Break-Even Analysis Perhaps the most common analysis performed is the break-even analysis. Review the following example. A new company is acquired (through purchase or manufacture), and the company then sells great widgets (a one-product company). The facts are listed below.
Fixed costs are $24,000 for the month.
The company sells widgets for $100 each.
The variable cost for a single widget is $70. Common CVP questions to consider are listed below.
1. How many widgets must be sold to breakeven? 2. How many widgets would need to be made to make a $10,000 pre-tax profit?
The answer to question #1 is 800 widgets, and the answer to question #2 is 1,134 widgets. Do you agree? There are two additional concepts used in the introduction to CVP analysis, which are described below.
Target net income: This is a variant on our break-even analysis. We simply add the target (desired) net income to our fixed costs and follow the same calculations.
Margin of safety: This is another variant of the break-even analysis. Once we know the actual sales
revenue or forecast sales revenue, subtract the break-even revenue to determine the margin (in dollars).
Both of these variants are useful to management. You have reviewed significant and easy-to-use tools for sales, marketing, and product managers. Whether used with a small calculator, spreadsheet software, or pencil and paper, you can find many applications of CVP. Next, you will take a look at incremental analysis.
BBA 2301, Principles of Accounting II 4
UNIT x STUDY GUIDE
Incremental Analysis This topic naturally pairs with cost behavior and CVP. Put yourself in the place of a product, market, or sales manager in a large consumer product manufacturer (e.g., Proctor & Gamble, General Motors). There are several decisions that are frequently made.
Should we accept (or reject) an order at a special price?
Should we make or buy components/parts or finished products?
Should we sell products or process them further?
Should we repair, retain, or replace equipment?
Should we eliminate an unprofitable business segment or product? All of these are examples of operational (short-term) decisions (choices) that must be made. They represent relatively small changes in the firm, hence the label incremental analysis.
Decision-Making and Incremental Analysis When making a choice among alternative courses of action, you should consider both financial and non- financial information. This comes as a surprise to many when first exposed to managerial accounting, as the usual thought is that accountants only do financial numbers. See the graphic below, which depicts management’s decision-making process.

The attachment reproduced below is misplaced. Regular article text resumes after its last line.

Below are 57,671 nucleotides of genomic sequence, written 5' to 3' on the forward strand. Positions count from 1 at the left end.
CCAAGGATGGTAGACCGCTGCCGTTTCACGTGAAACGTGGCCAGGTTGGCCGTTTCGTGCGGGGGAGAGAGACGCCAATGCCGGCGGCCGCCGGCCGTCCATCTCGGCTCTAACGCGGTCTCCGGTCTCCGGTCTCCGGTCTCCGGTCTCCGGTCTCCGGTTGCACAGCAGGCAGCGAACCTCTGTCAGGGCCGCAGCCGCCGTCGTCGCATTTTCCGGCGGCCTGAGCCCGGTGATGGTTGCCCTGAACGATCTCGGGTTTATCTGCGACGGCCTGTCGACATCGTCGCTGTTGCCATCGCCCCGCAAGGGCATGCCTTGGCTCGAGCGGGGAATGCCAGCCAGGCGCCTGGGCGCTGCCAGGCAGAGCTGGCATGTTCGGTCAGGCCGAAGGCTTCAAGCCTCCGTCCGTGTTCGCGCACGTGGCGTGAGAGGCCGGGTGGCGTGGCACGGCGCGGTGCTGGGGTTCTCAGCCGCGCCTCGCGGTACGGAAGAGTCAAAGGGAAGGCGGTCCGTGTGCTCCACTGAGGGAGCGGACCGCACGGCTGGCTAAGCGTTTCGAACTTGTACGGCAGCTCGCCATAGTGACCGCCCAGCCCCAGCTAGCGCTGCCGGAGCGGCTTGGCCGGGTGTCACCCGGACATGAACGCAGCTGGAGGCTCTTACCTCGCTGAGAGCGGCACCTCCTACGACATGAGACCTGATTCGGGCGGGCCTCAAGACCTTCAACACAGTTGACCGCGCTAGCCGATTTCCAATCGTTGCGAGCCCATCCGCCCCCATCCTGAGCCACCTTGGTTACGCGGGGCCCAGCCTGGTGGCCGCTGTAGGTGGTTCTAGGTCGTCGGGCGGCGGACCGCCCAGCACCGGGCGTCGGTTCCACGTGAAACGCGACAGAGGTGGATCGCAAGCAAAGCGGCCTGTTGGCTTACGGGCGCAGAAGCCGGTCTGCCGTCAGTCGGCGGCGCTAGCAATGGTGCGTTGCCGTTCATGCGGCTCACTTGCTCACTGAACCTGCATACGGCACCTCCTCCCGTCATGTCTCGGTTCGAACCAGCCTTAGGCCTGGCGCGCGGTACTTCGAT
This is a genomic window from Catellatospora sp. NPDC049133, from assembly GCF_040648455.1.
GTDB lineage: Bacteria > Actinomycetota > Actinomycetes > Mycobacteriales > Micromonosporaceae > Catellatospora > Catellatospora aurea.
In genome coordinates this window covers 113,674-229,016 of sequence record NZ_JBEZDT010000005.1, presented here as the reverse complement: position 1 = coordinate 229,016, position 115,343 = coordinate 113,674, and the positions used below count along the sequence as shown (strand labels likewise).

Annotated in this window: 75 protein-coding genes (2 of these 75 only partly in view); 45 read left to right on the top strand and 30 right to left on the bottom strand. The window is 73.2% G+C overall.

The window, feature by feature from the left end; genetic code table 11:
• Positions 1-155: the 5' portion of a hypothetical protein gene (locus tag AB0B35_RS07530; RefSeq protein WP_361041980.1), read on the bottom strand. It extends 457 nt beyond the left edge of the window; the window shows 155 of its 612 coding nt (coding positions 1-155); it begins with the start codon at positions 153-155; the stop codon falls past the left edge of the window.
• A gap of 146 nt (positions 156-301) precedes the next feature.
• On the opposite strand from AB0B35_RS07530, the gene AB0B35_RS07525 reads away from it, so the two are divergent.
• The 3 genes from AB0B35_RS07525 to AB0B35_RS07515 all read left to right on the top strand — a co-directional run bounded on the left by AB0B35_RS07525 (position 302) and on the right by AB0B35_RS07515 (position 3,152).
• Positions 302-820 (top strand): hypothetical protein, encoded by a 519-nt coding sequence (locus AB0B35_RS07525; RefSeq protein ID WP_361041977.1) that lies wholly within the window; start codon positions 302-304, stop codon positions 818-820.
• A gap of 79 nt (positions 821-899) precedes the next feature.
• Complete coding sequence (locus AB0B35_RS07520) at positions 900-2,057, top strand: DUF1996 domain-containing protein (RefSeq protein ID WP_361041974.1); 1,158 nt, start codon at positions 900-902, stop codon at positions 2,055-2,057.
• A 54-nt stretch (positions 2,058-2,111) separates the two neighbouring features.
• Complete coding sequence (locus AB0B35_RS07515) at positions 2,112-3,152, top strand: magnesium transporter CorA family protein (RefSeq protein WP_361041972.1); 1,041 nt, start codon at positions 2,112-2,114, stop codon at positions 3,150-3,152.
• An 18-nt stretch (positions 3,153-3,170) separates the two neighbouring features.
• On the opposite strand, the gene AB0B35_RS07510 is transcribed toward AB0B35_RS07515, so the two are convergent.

In Unit V, you learned that managerial accountants may be in any department of the firm or burrowed within a specific internal consulting staff. There are some additional cost concepts to consider when making these decisions. Consider the three cost concepts described below.
Relevant cost and revenues: Simply stated, relevant cost and revenues consist only of those items that change based on the choice made.
Opportunity cost: When one makes a choice, one result is giving up the alternative. The expected
benefit from the alternative path not taken is called the opportunity cost.
Sunk costs: The costs incurred from a past decision should have no bearing on a current choice. It refers to funds spent that are not recoverable. However, the benefit of selling unneeded items due to the choice made do apply.
To summarize, you want to consider those items that change as the result of the alternative(s) selected. Activity-based costing (ABC) cannot be used in the preparation of a firm’s external financial statements, but it does produce beneficial information for decision-making. A frequent outcome of an ABC analysis is to increase the selling price of a low-volume product or service, and reduce the selling price of a high-volume product or service. While these actions may seem counterintuitive, they come from evaluating how different products generate specific overhead costs. If you have the opportunity to participate (or lead) an ABC study, do it! You may be surprised by the overhead allocation as contrasted to traditional overhead analysis!